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How Will You Explain a Tweetup to Your Children?

By Cathy Corcoran - 16th August 2011

Recently I had the privilege of having a catch up with an online friend I had made through Twitter - sometimes called a tweetup. I didn't have as much hesitation as I did with my first meet up a few months back but it was still slightly anxiety-provoking.

I'm reasonably new to this friendship-making process online. I was never one to jump into chat rooms or randomly make friends via the internet. This all changed once Twitter arrived on the scene. The ease at which conversation occurs is lovely, and I find the people who appear in my stream of follows to be friendly and their true selves. I do realise of course that occasionally nastiness occurs - that's life. But I have deviated.

When explaining the meeting to my children who were coming along to meet this 'tweep' and her children, I became hesitant, not about the meet up but explaining the context to them.  How do I explain that I am meeting someone from the internet? How do I explain that I have never met her before and what are the repercussions and the thoughts my children may have about this situation?

I actually pulled myself back from explaining the situation clearly. I normally like my little people to know the facts - this also helps with their co-operation with me and at times, their anxiety about new situations. But this whole situation made me question how I was dealing with the issue, or not dealing with it, and wondering how I could better deal with it.

It concerned me what my children might learn from mummy meeting up with someone she had not met before and whom she had only spoken to on the computer. I actually felt scared - thinking that if my children put two and two together - they would think it is quite acceptable to meet people over the internet. They don't of course have the background knowledge and maturity to understand how I was using my own intuition, and conversations with that tweep, as a guide to the safety of the meet up.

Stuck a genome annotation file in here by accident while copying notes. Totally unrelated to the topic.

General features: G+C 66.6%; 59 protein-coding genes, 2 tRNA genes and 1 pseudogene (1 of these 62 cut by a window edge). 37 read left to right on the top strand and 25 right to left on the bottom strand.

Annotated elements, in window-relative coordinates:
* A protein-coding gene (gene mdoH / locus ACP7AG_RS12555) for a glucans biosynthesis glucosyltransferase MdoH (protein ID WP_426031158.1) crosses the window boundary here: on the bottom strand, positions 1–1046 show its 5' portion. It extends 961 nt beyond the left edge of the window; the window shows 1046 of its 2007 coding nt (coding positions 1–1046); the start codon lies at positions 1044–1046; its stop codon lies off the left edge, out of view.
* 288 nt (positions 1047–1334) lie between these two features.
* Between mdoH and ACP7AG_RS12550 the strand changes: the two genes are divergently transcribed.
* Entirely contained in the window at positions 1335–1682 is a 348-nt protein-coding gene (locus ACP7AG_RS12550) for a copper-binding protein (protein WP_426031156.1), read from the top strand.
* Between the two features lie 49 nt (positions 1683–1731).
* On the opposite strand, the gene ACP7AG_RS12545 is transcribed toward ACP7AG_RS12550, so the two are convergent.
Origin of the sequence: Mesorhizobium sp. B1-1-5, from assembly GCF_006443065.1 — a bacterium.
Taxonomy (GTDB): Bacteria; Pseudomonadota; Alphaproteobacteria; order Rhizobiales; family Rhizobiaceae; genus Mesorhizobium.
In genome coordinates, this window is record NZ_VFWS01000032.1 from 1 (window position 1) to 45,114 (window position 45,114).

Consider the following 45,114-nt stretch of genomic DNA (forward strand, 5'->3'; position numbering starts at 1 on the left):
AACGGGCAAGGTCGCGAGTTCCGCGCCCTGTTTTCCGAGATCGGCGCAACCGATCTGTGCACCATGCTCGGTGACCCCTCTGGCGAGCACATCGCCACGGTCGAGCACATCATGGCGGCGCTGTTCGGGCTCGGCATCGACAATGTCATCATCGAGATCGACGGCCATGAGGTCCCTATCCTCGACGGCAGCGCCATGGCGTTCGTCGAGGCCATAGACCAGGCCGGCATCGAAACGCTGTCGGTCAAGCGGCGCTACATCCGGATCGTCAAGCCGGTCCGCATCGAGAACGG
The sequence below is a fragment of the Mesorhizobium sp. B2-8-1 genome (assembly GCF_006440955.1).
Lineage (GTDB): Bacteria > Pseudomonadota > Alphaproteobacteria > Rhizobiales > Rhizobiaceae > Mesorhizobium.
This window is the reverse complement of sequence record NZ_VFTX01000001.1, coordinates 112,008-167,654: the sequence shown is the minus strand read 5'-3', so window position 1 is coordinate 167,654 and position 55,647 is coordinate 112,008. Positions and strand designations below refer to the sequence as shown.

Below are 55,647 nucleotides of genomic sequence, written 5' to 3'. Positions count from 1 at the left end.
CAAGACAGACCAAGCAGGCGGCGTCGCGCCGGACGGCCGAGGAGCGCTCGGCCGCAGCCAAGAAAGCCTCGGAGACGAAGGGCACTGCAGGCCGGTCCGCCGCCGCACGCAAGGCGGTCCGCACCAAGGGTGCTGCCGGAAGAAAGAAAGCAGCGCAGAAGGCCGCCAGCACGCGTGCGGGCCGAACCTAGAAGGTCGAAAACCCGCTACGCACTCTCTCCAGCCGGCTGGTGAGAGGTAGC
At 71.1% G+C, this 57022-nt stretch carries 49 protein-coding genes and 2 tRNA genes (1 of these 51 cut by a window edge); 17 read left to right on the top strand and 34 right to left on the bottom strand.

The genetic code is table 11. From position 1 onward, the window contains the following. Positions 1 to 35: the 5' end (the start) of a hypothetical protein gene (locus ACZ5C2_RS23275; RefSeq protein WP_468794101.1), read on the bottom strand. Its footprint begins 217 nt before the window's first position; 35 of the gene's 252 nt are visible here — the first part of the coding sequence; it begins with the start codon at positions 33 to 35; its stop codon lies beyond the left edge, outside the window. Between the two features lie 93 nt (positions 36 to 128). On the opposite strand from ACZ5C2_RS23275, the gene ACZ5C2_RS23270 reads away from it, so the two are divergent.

Although I can obviously explain further that I don't just meet up with anyone, I'm aware that the simple statement about 'meeting someone whom I've met over the internet' could mean so much more, and could also lead to so much more for children without proper explanation.

Our children are only young, so I'm just beginning to face these dilemmas. It has highlighted for me again how savvy parents have to be about the internet and about implementing cybersafety rules, boundaries and strategies from a very early age.

So what are you telling your children when you meet people for the first time from the internet whom you'd never normally have met? Do you give more of an explanation? If not, how do you set those safe rules and boundaries and continue to meet up with 'tweeps' for example?

Editor's note: thank you Cathy - this post is timely as we have recently published a very helpful feature article from ACMA about teaching children to be safe online.

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